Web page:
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Detecting potential bio-signatures for Enceladus

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  • Full or part time
    Dr K Olsson-Francis
    Dr V Pearson
    Dr S Schwenzer
  • Application Deadline
    No more applications being accepted
  • Funded PhD Project (European/UK Students Only)
    Funded PhD Project (European/UK Students Only)

Project Description

This project will investigate the feasibility of detecting organic biosignatures in the plumes of Enceladus using laboratory simulation experiments, including in the presence and absence of microorganisms.

Project Highlights:
• Microbial growth experiments using stateof-the-art simulation facilities.
• Pioneering hypervelocity dust experiments that can be applied to understanding data returned from the Cassini mission.
• Training in interdisciplinary techniques including microbiology, geochemistry and organic geochemistry.


The plumes emitted from the south polar region of Enceladus have been investigated extensively by the Cassini mission. Returned data implies they are fed by a global ocean situated below an ice shell atop a silicate interior.

Further information regarding the sub-surface ocean has been obtained from the Ion and Neutral Mass Spectrometer instrument, which detected water, ammonia, molecular hydrogen, simple organic compounds, and possibly sulfur; whilst higher molecular weight organic molecules, salts, biologically available nitrogen, and nanosilica particles have been detected in plume ice grains by the Cosmic Dust Analyzer. Based on these observations, it is predicted that all of the key elements required for life, e.g., C, N, O, P and S are expected to be present in the sub-surface ocean since they have either been detected in the plumes or are expected to be present due to water-rock interaction at the ocean floor. Hence, Enceladus is of interest from an astrobiology perspective.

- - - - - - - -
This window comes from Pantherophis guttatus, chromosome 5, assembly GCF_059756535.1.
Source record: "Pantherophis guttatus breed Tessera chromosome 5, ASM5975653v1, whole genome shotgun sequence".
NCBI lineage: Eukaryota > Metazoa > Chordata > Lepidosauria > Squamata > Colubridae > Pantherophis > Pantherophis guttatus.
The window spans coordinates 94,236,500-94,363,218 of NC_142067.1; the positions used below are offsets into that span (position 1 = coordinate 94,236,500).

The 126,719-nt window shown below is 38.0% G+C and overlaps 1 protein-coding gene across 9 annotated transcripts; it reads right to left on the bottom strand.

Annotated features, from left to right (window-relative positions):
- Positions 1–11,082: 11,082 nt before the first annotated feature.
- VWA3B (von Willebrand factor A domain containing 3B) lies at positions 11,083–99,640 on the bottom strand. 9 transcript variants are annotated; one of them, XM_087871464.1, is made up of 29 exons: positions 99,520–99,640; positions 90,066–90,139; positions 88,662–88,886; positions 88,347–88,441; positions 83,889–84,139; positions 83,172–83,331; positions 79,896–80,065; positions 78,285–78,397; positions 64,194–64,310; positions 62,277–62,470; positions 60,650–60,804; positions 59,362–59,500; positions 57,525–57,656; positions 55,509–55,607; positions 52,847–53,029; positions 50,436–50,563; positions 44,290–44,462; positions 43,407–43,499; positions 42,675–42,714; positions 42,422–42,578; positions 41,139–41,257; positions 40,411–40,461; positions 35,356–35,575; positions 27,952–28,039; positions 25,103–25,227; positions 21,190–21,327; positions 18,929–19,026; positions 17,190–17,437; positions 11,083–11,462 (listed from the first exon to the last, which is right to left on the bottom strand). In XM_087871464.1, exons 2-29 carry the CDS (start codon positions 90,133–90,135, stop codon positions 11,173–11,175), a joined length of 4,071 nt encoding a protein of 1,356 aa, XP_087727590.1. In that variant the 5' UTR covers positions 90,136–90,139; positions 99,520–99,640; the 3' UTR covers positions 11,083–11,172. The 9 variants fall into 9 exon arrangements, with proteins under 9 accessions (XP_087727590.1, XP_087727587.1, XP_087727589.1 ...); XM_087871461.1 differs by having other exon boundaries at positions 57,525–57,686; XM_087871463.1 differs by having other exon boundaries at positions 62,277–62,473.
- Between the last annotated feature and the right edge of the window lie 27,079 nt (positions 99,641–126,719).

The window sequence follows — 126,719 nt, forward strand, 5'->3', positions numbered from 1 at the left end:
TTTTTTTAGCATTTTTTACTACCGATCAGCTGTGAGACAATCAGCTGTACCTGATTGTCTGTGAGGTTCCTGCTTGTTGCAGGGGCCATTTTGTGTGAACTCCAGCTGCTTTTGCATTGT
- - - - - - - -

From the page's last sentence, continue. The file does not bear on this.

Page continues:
Although the sub-surface ocean may be deemed habitable, finding evidence of life is dependent on detecting the bio-signatures that are uniquely produced by microbial life. The aim of this studentship is to therefore determine the feasibility of detecting these unique bio-signatures being detected in the plume. This will involve using a combination of simulation facilities at the Open University, Freie University Berlin and the University of Stuttgart to: 1) identify bio-signatures that would uniquely be produced by life in the oceans and 2) investigate the appearance and modification of molecular bio-signatures during plume emission and mass spectrometric analysis from a space craft.

Eligibility and Requirements

E3 studentships are available to UK and EU applicants. A first degree at grade 2:1 or equivalent in a relevant science subject is required. A Masters degree (MSc or integrated MSci) or equivalent experience is desirable.

How to apply

We strongly advise you to contact the lead supervisor of the project(s) that interests you before submitting an application. The application process requires you to send an email to the following email address:

[Email Address Removed]

Please attach the following items to your email:
(1) a cover letter outlining why the project is of interest and how your skills match those required,
(2) your CV and contact details of 3 academic references,
(3) a E3 application form, and
(4) a completed Home OU application form (if you are resident in the UK or European Economic Area).

Closing date for applications: 30th September 2019 at (12pm, noon)

Interviews will take place between 21st and 28th October 2019, anticipated start date is 1st February 2020.

We promote diversity in employment and welcome applications from all sections of the community, particularly from groups that are otherwise underrepresented in academic communities.

Funding Notes

Astrobiology OU has recently been awarded £6.7 million by Research England to develop their capacity. This will allow the group to expand to bring together expertise in technology, international development and governance to address the scientific and governance challenges associated with the advancement of astrobiology and related space exploration missions. The funding for these studentships comes from this grant and covers a 3 year stipend, and a £8000 stipend for research and travel. The student will also benefit from a number of career development opportunities organized for all members of the group.

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